Is that a ladies frame/girls bike? Are you wimping out? Wife’s bike, right? Those are the kind of comments I expect to hear from people (but I haven’t heard yet) from my latest commuter. It is a 2007 Schwinn Voyageur.

My counter from the responses above is: No, it’s a U-Framed bicycle. Or I could try, “It’s a unisex frame.” Will those comebacks work? Who knows. As I may have mentioned before, I am short distance commuter (6 miles round trip). And, I commute in work clothes: Nice shirt, slacks, a dress coat or blazer. Not many bikes are sold in this country to accommodate me. The stock bike and the changes I made to this Voyageur make it the perfect commuter for my purposes.

I am evolving as a bicycle commuter. A couple of things happened when I was commuting in my Fuji Crosstown. One, I tore a couple of dress pants when I straddled the Fuji and, two; I got really tired of putting an ankle strap on my pants leg or tucking my right leg pants into my sock. Thus, I had my LBS install an after-market chain guard on this bike (see the review below).

The result: it is my “go-to guy”, everyday commuter. The U-frame makes it easy on my clothing to ride this bike to work. I don’t have to pull my leg over the entire bike to straddle it. On my other bikes, lifting my leg up worried me that I could rip my pants along the crotch area. The chainguard protects my pants and, more importantly, removes my daily chore of adding an ankle strap. I’ve logged about 125 miles on it and here are my impressions:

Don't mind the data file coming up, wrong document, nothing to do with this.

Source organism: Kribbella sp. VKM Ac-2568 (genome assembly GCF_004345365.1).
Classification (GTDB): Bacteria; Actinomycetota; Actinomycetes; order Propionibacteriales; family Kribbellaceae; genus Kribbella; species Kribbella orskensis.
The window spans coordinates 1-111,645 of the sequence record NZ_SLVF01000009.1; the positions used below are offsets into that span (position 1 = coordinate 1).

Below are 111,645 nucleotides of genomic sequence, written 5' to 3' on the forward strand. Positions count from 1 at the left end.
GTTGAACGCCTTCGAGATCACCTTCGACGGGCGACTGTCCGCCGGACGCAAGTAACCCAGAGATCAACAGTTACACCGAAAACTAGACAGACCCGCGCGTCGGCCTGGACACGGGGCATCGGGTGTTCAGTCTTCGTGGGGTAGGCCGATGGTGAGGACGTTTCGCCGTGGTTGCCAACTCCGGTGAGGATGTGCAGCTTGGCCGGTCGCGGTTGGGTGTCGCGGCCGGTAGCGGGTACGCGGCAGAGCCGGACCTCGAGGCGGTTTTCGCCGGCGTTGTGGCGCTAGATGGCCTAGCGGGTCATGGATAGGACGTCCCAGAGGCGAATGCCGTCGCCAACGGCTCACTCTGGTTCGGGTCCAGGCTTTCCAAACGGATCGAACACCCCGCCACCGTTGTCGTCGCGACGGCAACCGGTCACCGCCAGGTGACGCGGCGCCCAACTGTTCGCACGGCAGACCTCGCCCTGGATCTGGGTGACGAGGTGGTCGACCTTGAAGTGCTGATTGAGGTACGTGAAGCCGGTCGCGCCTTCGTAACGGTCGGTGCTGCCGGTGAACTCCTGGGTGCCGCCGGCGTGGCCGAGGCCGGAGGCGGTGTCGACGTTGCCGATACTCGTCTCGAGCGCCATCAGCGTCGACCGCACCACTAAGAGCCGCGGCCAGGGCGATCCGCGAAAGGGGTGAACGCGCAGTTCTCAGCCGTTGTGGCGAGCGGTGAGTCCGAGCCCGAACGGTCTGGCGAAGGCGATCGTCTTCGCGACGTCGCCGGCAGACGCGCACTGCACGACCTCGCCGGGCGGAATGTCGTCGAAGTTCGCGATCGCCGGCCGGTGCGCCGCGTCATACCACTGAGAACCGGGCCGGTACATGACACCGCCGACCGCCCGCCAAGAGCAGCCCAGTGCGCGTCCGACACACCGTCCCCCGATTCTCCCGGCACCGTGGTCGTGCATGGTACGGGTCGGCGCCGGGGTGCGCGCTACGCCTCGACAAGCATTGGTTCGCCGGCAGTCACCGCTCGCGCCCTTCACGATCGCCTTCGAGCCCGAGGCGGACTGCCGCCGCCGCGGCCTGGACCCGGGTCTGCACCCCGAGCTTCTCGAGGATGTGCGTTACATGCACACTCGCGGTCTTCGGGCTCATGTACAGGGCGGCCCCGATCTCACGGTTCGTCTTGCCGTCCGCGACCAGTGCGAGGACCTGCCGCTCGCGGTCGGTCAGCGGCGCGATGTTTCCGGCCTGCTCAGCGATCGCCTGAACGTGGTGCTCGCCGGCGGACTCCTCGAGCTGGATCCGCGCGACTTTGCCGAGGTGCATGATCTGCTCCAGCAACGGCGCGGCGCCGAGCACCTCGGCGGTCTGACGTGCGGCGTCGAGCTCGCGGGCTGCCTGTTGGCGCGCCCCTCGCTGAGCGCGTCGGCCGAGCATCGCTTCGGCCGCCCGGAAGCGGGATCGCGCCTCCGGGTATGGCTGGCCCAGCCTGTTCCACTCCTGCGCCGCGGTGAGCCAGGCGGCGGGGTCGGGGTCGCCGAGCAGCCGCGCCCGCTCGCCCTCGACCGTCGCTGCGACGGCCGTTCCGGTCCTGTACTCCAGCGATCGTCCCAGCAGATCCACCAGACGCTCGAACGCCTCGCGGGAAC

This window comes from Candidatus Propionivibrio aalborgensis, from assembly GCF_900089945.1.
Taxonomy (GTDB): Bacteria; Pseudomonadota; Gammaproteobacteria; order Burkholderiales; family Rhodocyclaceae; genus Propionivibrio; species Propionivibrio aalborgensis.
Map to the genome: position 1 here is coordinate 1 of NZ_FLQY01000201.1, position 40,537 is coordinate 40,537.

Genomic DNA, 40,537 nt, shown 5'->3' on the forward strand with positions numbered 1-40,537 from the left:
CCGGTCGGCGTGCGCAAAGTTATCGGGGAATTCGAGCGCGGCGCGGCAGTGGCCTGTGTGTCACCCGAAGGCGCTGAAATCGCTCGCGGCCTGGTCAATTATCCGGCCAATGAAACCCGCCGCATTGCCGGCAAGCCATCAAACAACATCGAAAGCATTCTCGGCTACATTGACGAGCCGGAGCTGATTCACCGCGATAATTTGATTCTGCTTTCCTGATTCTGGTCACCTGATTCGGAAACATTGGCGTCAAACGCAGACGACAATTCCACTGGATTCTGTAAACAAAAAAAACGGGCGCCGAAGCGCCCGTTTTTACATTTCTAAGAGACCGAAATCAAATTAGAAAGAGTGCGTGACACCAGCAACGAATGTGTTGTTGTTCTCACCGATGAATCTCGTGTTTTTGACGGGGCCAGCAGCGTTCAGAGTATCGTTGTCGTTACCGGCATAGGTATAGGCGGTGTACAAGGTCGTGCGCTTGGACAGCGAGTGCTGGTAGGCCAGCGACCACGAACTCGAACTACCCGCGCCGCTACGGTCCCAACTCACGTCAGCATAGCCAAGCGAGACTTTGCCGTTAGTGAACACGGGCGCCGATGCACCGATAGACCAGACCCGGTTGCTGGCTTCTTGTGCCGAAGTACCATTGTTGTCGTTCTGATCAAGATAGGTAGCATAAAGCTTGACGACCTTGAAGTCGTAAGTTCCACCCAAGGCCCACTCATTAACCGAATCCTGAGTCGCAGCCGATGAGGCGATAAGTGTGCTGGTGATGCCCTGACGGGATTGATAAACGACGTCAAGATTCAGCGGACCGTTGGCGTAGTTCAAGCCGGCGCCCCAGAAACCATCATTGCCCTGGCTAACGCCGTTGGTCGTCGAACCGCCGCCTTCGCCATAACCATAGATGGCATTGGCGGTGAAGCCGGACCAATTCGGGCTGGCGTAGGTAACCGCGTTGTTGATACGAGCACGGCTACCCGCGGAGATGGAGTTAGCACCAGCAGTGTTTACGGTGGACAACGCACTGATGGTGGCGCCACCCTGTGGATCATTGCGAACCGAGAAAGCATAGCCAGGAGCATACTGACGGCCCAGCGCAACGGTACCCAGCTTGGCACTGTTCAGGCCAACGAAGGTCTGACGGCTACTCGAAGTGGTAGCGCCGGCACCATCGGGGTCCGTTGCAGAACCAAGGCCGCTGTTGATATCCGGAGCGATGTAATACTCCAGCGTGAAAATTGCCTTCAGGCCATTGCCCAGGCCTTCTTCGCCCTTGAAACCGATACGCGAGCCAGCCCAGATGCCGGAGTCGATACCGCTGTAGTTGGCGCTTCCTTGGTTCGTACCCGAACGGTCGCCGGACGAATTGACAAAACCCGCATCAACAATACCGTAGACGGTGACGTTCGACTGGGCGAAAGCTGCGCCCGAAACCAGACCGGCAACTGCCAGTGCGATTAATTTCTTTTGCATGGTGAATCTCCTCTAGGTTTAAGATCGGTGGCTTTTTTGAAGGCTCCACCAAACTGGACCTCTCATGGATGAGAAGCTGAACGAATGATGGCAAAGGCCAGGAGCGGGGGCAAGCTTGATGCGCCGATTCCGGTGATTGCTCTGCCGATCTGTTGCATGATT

DISC BRAKES: I really love the disc brakes on this bike (Radius mech 7.0 mechanical discs). This is my first bike with disc brakes and I am thoroughly impressed. They work great when braking in wet conditions. With the exception of the bikes of my youth, which came with coaster brakes, all my adult bikes have had traditional rim brakes. Some rim brakes have been better then others, but all had something in common: squealing. Not with these disc brakes. They stop very well and are quiet when applying them. Because of my experience with this bike, disc brakes will be one of the plus factors that will sway me when comparing features on a future bike.

FRONT FORK: The suspension front fork is not a necessity on this bike in my opinion. Since you don’t really lean into the handlebars like you do on a mountain bike, for example, I don’t think you need this suspension fork. I’ve found the fork helpful when I jump a curb, but I don’t do that too often. I should probably replace it, but since they last a few thousand miles I’m guessing it will be a while.

HANDLEBARS: The bars bend towards you, which contributes to an upright riding style. As I’ve mentioned before, being upright and seeing all around you esp. cars is a key feature in a city/urban commuting bike.

SHIFTERS: I also like the bar twist-type shifters (SRAM ESP 3.0 COMP). I have been riding this bike in the winter with gloves. With winter gloves it is hard to have any dexterity for using those trigger type shifters or the ones where you use your thumbs. The twist kind are perfect for winter riding.